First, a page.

Pennsylvania v. Lyles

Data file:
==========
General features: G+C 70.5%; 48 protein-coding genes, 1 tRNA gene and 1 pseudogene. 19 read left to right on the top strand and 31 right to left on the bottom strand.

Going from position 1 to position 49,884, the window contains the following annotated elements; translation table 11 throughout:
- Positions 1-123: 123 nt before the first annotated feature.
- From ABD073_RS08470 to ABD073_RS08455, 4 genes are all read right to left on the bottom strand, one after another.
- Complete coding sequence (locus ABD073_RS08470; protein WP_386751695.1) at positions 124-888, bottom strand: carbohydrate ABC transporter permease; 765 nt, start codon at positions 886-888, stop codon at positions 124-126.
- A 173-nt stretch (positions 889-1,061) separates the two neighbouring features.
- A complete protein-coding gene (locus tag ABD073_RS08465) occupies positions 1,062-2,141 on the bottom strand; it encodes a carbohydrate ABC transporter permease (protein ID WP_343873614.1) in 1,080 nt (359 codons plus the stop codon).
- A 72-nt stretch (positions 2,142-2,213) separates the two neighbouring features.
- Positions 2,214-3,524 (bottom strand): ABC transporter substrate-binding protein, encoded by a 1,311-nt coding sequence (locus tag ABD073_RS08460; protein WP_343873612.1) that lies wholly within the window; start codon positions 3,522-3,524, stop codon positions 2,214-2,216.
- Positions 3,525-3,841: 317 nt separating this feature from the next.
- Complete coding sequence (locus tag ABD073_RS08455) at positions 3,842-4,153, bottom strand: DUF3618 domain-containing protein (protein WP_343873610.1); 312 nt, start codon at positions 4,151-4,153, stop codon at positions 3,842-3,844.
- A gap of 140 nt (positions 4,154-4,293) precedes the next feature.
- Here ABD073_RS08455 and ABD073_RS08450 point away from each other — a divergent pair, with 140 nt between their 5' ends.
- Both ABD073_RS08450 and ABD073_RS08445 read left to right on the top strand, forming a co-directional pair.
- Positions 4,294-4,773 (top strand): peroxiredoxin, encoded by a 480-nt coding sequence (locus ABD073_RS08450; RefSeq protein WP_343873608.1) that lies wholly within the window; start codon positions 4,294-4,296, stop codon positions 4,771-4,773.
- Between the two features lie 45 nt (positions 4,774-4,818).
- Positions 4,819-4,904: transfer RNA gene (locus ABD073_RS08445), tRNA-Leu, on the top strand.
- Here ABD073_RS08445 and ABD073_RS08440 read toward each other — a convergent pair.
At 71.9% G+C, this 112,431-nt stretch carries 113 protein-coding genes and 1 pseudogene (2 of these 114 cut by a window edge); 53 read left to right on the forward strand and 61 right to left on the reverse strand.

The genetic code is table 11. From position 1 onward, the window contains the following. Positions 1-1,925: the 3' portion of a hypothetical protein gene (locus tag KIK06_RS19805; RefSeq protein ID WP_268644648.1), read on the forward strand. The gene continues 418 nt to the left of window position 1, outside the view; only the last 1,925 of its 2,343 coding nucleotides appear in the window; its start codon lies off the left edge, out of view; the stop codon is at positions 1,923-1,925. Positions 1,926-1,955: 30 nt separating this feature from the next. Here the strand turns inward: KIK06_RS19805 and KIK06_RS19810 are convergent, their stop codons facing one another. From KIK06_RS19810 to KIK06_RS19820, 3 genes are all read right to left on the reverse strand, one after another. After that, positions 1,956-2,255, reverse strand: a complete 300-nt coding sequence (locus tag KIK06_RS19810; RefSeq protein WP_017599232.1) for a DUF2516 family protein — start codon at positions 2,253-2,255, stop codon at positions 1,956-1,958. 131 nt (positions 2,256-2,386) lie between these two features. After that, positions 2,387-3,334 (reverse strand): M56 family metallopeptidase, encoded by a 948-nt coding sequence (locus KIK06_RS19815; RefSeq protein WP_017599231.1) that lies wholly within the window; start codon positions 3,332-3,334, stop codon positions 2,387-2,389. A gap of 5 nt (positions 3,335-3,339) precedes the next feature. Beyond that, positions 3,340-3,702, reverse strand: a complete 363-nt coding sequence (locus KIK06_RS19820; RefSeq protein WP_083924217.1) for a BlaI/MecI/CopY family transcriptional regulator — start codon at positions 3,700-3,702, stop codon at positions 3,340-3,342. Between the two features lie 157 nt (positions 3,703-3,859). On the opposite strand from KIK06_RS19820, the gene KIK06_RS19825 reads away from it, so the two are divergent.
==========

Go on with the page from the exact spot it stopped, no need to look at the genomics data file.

In 2009, two officers on patrol in a marked police vehicle saw appellant and another male sitting on the steps of a vacant building in south Philadelphia. The officers approached the men to question their reason for loitering there, as a large number of burglaries had been reported in the area. Appellant Haleem Lyles stated his grandmother lived on the block. One officer asked for appellant’s identification, which appellant gave him. When the officer began writing down the identification information, he saw appellant place his hand in his right pocket and turn his right side away from the officer’s view; the officer told appellant to stop reaching and remove his hand. Concerned appellant might be reaching for a concealed weapon, the officer instructed him to remove his hand a second time. When appellant reached into the pocket a third time, the officer placed appellant against the wall of the building to conduct a safety frisk for weapons. Appellant once again put his hand in the pocket, so the officer forcibly removed it, and a plastic bag containing blue packets filled with crack cocaine became visible. The officer handcuffed appellant and seized the plastic bag. The officer then searched appellant and discovered a bag containing marijuana in appellant’s left pocket. Appellant was charged with possession with intent to deliver a controlled substance and possession of a controlled substance. Appellant filed a motion to suppress the drugs, which the trial court granted. The Supreme Court granted review to consider whether the Superior Court properly reversed the trial court’s suppression of evidence, which was based on a finding that an officer’s request for identification elevated an encounter to an investigative detention unsupported by reasonable suspicion. Finding no reversible error, the Supreme Court affirmed that reversal. View "Pennsylvania v. Lyles" on Justia Law